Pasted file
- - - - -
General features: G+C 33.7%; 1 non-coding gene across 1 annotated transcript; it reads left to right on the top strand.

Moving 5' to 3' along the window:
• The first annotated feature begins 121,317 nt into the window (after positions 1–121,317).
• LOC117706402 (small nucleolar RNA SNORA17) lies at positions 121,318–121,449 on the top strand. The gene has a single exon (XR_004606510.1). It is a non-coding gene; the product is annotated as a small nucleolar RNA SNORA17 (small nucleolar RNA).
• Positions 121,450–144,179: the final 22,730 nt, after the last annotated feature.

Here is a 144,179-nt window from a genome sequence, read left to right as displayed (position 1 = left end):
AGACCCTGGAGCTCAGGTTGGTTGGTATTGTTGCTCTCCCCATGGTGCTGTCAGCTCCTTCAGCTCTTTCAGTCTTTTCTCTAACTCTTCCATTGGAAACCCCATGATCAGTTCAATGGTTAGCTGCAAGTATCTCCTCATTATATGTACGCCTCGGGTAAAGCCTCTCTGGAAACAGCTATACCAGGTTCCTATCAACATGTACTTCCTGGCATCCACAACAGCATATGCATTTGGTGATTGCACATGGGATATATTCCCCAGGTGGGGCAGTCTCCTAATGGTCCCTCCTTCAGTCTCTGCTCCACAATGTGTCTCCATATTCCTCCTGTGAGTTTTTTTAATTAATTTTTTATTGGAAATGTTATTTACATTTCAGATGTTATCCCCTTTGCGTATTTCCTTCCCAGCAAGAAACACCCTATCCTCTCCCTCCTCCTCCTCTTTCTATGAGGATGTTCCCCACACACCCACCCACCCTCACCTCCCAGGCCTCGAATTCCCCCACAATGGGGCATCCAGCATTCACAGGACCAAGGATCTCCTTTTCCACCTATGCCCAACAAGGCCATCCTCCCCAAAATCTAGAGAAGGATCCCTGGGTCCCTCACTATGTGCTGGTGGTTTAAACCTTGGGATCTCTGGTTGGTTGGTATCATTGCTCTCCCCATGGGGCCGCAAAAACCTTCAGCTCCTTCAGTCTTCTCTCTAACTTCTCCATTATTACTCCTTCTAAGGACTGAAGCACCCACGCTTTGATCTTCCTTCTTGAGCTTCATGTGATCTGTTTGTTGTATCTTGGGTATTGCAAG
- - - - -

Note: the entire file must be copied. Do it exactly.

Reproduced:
General features: G+C 33.7%; 1 non-coding gene across 1 annotated transcript; it reads left to right on the top strand.

Moving 5' to 3' along the window:
• The first annotated feature begins 121,317 nt into the window (after positions 1–121,317).
• LOC117706402 (small nucleolar RNA SNORA17) lies at positions 121,318–121,449 on the top strand. The gene has a single exon (XR_004606510.1). It is a non-coding gene; the product is annotated as a small nucleolar RNA SNORA17 (small nucleolar RNA).
• Positions 121,450–144,179: the final 22,730 nt, after the last annotated feature.

Here is a 144,179-nt window from a genome sequence, read left to right as displayed (position 1 = left end):
AGACCCTGGAGCTCAGGTTGGTTGGTATTGTTGCTCTCCCCATGGTGCTGTCAGCTCCTTCAGCTCTTTCAGTCTTTTCTCTAACTCTTCCATTGGAAACCCCATGATCAGTTCAATGGTTAGCTGCAAGTATCTCCTCATTATATGTACGCCTCGGGTAAAGCCTCTCTGGAAACAGCTATACCAGGTTCCTATCAACATGTACTTCCTGGCATCCACAACAGCATATGCATTTGGTGATTGCACATGGGATATATTCCCCAGGTGGGGCAGTCTCCTAATGGTCCCTCCTTCAGTCTCTGCTCCACAATGTGTCTCCATATTCCTCCTGTGAGTTTTTTTAATTAATTTTTTATTGGAAATGTTATTTACATTTCAGATGTTATCCCCTTTGCGTATTTCCTTCCCAGCAAGAAACACCCTATCCTCTCCCTCCTCCTCCTCTTTCTATGAGGATGTTCCCCACACACCCACCCACCCTCACCTCCCAGGCCTCGAATTCCCCCACAATGGGGCATCCAGCATTCACAGGACCAAGGATCTCCTTTTCCACCTATGCCCAACAAGGCCATCCTCCCCAAAATCTAGAGAAGGATCCCTGGGTCCCTCACTATGTGCTGGTGGTTTAAACCTTGGGATCTCTGGTTGGTTGGTATCATTGCTCTCCCCATGGGGCCGCAAAAACCTTCAGCTCCTTCAGTCTTCTCTCTAACTTCTCCATTATTACTCCTTCTAAGGACTGAAGCACCCACGCTTTGATCTTCCTTCTTGAGCTTCATGTGATCTGTTTGTTGTATCTTGGGTATTGCAAG